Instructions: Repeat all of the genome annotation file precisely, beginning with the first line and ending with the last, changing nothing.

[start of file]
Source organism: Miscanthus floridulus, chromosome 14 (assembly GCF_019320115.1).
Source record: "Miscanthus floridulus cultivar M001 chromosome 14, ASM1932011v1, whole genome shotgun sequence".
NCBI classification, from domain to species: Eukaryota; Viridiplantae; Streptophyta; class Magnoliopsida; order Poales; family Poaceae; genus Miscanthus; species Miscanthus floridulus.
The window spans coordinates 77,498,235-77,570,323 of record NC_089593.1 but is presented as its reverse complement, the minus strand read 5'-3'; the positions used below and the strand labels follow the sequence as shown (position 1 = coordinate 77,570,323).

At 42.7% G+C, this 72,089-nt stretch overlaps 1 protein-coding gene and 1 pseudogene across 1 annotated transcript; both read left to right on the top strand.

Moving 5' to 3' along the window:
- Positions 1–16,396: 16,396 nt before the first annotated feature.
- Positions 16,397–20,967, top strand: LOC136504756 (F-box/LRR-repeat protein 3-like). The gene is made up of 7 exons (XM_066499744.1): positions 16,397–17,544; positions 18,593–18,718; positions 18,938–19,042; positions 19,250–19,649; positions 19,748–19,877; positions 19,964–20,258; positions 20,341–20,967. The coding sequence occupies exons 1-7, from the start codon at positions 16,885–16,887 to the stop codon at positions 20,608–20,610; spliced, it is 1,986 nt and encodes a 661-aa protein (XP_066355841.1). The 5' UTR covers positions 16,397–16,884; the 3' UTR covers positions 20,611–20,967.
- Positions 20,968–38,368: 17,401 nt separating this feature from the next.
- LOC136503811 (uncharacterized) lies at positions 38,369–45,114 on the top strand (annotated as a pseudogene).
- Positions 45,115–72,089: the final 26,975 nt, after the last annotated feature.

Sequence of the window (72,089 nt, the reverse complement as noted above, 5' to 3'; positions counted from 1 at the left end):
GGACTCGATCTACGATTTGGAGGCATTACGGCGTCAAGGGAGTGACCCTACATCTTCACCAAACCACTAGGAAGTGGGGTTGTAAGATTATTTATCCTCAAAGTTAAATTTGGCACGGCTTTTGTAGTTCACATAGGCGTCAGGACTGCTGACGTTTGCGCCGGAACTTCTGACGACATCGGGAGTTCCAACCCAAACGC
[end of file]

Source organism: Miscanthus floridulus, chromosome 14 (assembly GCF_019320115.1).
Source record: "Miscanthus floridulus cultivar M001 chromosome 14, ASM1932011v1, whole genome shotgun sequence".
NCBI classification, from domain to species: Eukaryota; Viridiplantae; Streptophyta; class Magnoliopsida; order Poales; family Poaceae; genus Miscanthus; species Miscanthus floridulus.
The window spans coordinates 77,498,235-77,570,323 of record NC_089593.1 but is presented as its reverse complement, the minus strand read 5'-3'; the positions used below and the strand labels follow the sequence as shown (position 1 = coordinate 77,570,323).

At 42.7% G+C, this 72,089-nt stretch overlaps 1 protein-coding gene and 1 pseudogene across 1 annotated transcript; both read left to right on the top strand.

Moving 5' to 3' along the window:
- Positions 1–16,396: 16,396 nt before the first annotated feature.
- Positions 16,397–20,967, top strand: LOC136504756 (F-box/LRR-repeat protein 3-like). The gene is made up of 7 exons (XM_066499744.1): positions 16,397–17,544; positions 18,593–18,718; positions 18,938–19,042; positions 19,250–19,649; positions 19,748–19,877; positions 19,964–20,258; positions 20,341–20,967. The coding sequence occupies exons 1-7, from the start codon at positions 16,885–16,887 to the stop codon at positions 20,608–20,610; spliced, it is 1,986 nt and encodes a 661-aa protein (XP_066355841.1). The 5' UTR covers positions 16,397–16,884; the 3' UTR covers positions 20,611–20,967.
- Positions 20,968–38,368: 17,401 nt separating this feature from the next.
- LOC136503811 (uncharacterized) lies at positions 38,369–45,114 on the top strand (annotated as a pseudogene).
- Positions 45,115–72,089: the final 26,975 nt, after the last annotated feature.

Sequence of the window (72,089 nt, the reverse complement as noted above, 5' to 3'; positions counted from 1 at the left end):
GGACTCGATCTACGATTTGGAGGCATTACGGCGTCAAGGGAGTGACCCTACATCTTCACCAAACCACTAGGAAGTGGGGTTGTAAGATTATTTATCCTCAAAGTTAAATTTGGCACGGCTTTTGTAGTTCACATAGGCGTCAGGACTGCTGACGTTTGCGCCGGAACTTCTGACGACATCGGGAGTTCCAACCCAAACGC